Sometimes I honestly surprise myself with how time just seems to speed by when I’m caught up scrolling through my Instagram feed. It’s amazing how one notification popping up quickly turns into 15 minutes of browsing. Social media is a productivity killer. Want to find more time in your day? Turn that darn thing off!
If we cut our screen time by even 1/3, we would find ourselves with almost an extra hour every day that could be spent cooking a healthy meal. That’s no small amount of time given the plethora of 30-minute recipes out there and the potential use of time-saving devices like slow cookers and instant pots. Planning to set aside time for cooking every second day and making enough for another meal of leftovers is a great use of time as well if cooking every day is just not gonna happen for ya. Meals like tacos, asian noodle bowls, or a veggie-filled pasta bake are simple, delicious, and can easily be made in well under an hour.
2. To spend more time cooking when I’m already cooking.
Huh? How on earth do you do that?
By doubling up on tasks and making the time you spend in the kitchen more efficient.
For example, you’ve got a pot of rice on the stove, and some chicken and vegetables in the oven. While you’re waiting, why not boil some eggs to put in the fridge for breakfast, or chop up the ingredients to go in the slow cooker for dinner tomorrow? Or cook a double batch of something like potatoes to use for another meal later in the week? A lot of times if you’re cooking a small amount of something, it takes very little time to prepare extra for another meal.
I also might spend this time portioning out containers of fruit and yogurt for lunches, or cut-up veggies. A lot of people like to dedicate separate time on the weekend to do their “meal prepping” for the week, but I’d much rather just use the time I’m already spending in the kitchen to get more things done. This is another fantastic opportunity to get other family members involved in some kitchen tasks, turning what might be a sole person’s mundane chore into an opportunity for some conversation and family time.
When I make something in my slow cooker I always make a large batch so I can portion out a few containers to freeze for another meal. That way on nights when you are really truly too busy to cook, or just want a night free, you’ve got some ready-to-go healthy meals.
New technology like the Instant Pot has also given us some serious advancements when it comes to cutting down on cooking time. These devices are the new generation of pressure cookers, which due to being able to cook at very high temperatures under pressure, can cut down on cooking time significantly. But they aren’t your grandma’s pressure cooker! These new models are what we call “multi-use” appliances, meaning they can also function as a slow-cooker, a rice cooker, among other things. Definitely something to consider purchasing if you want to do more in less time.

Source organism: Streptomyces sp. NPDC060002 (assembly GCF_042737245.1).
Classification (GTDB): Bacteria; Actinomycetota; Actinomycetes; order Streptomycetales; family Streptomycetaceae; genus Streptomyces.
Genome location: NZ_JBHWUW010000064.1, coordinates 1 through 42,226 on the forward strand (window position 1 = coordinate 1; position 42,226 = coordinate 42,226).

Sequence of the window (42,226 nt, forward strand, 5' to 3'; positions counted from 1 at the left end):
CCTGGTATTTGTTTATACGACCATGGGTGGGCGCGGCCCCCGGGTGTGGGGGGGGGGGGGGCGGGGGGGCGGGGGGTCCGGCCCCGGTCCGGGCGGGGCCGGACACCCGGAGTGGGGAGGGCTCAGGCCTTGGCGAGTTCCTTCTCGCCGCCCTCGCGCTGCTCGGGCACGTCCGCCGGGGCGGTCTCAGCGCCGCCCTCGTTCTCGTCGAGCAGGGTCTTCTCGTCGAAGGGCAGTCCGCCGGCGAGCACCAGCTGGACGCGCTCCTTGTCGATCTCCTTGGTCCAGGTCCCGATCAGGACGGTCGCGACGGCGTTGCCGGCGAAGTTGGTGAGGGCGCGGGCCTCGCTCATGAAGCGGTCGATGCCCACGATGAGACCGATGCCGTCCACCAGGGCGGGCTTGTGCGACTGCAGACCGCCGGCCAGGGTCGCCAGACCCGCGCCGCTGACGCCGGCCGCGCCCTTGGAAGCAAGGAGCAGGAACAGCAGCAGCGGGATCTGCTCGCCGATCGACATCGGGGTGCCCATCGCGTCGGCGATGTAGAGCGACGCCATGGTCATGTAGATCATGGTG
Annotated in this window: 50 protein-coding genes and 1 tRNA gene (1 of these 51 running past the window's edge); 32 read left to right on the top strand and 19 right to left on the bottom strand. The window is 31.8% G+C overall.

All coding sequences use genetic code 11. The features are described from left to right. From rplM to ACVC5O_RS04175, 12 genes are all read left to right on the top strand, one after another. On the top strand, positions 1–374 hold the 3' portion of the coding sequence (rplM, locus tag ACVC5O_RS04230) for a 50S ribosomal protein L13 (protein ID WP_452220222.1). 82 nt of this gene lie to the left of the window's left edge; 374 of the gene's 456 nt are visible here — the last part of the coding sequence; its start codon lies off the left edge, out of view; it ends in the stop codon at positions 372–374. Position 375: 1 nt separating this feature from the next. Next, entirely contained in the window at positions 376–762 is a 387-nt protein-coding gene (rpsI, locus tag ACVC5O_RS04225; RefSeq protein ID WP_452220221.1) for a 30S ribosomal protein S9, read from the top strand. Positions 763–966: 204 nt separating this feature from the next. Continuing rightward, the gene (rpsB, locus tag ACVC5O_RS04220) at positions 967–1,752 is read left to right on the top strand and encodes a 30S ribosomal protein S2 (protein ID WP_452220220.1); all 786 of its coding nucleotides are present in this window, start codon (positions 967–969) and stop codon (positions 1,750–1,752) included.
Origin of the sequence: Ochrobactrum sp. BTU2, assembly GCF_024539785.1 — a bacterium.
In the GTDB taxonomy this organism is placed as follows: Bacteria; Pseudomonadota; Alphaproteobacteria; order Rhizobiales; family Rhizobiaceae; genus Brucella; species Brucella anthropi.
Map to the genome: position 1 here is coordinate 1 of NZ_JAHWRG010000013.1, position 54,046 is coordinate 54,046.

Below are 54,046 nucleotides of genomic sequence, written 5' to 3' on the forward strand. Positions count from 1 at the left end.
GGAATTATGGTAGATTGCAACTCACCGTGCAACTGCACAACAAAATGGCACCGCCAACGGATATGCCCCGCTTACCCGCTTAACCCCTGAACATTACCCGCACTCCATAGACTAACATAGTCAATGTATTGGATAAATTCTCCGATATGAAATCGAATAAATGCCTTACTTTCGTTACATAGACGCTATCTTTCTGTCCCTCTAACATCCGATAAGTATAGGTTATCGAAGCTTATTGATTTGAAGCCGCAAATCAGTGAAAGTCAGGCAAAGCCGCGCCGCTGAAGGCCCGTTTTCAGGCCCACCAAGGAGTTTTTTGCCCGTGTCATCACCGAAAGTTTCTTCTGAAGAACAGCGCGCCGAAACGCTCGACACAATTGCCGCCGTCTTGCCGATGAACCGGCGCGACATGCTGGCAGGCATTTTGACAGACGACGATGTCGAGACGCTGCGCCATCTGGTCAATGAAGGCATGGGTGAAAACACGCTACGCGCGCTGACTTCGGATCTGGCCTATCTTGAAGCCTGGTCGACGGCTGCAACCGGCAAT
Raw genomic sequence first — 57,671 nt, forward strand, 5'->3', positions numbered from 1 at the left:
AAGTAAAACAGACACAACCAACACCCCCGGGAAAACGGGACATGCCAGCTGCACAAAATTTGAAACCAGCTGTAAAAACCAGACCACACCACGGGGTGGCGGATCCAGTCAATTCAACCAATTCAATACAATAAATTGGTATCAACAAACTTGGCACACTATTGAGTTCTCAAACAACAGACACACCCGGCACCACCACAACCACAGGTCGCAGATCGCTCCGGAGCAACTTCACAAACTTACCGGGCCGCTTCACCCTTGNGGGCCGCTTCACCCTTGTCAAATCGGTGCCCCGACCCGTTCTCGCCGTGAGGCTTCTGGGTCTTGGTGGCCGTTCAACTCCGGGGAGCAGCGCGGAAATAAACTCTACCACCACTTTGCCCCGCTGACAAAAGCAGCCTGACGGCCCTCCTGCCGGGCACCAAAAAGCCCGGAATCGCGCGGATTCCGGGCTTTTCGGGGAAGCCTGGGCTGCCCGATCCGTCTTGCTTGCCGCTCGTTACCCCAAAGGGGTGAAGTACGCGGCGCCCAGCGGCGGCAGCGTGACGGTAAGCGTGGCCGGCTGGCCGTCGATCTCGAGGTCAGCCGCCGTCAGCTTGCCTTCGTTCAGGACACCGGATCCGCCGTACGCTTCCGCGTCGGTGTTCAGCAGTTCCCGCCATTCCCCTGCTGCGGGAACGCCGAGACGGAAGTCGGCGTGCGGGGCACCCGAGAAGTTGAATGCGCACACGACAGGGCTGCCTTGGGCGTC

Struggle #3: You’re a terrible cook
I am very fortunate to have a mother who is a wonderful cook. I was always eager to help in the kitchen from a young age, and a lot of that basic knowledge and confidence in the kitchen has served me very well as an adult.
That definitely isn’t everyone’s reality. Not all of us grew up on home cooked meals and have enough confidence in the kitchen to just ‘whip something up’.
Even as someone with solid food skills, trust me, I’ve had some real F****-ups over the years. Ask me about the great bean soup catastrophe of 2009, or that REALLY awful chicken marinade last year. Like almost everything in life, practice makes perfect! The more you cook the better you’ll become at it, knowing what flavors go well together, and what to do to amp up a dish that’s a little dull.or that beans need to be soaked before cooking, even when making soup.
Simple to start
If you’re a newbie cook, choose simple recipes to start. Look for things with a fairly short ingredient list, and a small number of straightforward steps. Diving into overly challenging recipes that don’t turn out well is only going to deter you away from doing more home cooking. There are many online resources and video tutorials that can help you with step by step instructions for creating your meals.
When I’m encouraging my clients to do more home cooking I also tell them to pick recipes and meal ideas that you can get excited about. If my only options for dinner are overcooked chicken with plain rice and boiled broccoli, I’d want to call Skip the Dishes too! Food should be one of the best, most exciting parts of our day. If we choose exciting, delicious recipes that we actually want to eat, we won’t feel like we’re missing out by reducing our takeout frequency.
Healthier eating is definitely important, but a huge majority of the things we would typically cook at home is going to be healthier than takeout food. Simply by cooking we are going to be doing our bodies a big benefit(and our bank accounts!)
You can read more about why home cooking means healthier eating by clicking here.
The Bottom Line
No one is really too busy to cook if we plan ahead, get organized, and make it a priority in our lives. We’re all busy, but making time to do some make-ahead meals, or dividing up kitchen tasks between family members can prevent all of the duties from falling to one person. Even people with no cooking experience can gain skills and confidence in the kitchen with the amazing array of online recipes and cooking tutorials. The more we cook the better we’ll become at it, and the investment in our health, and the health of our kids is immeasurable.
Maybe, just maybe you’ll learn to actually enjoy cooking, and see it as a positive use of leisure time and a relaxing activity, rather than such a drudgery. Hopefully.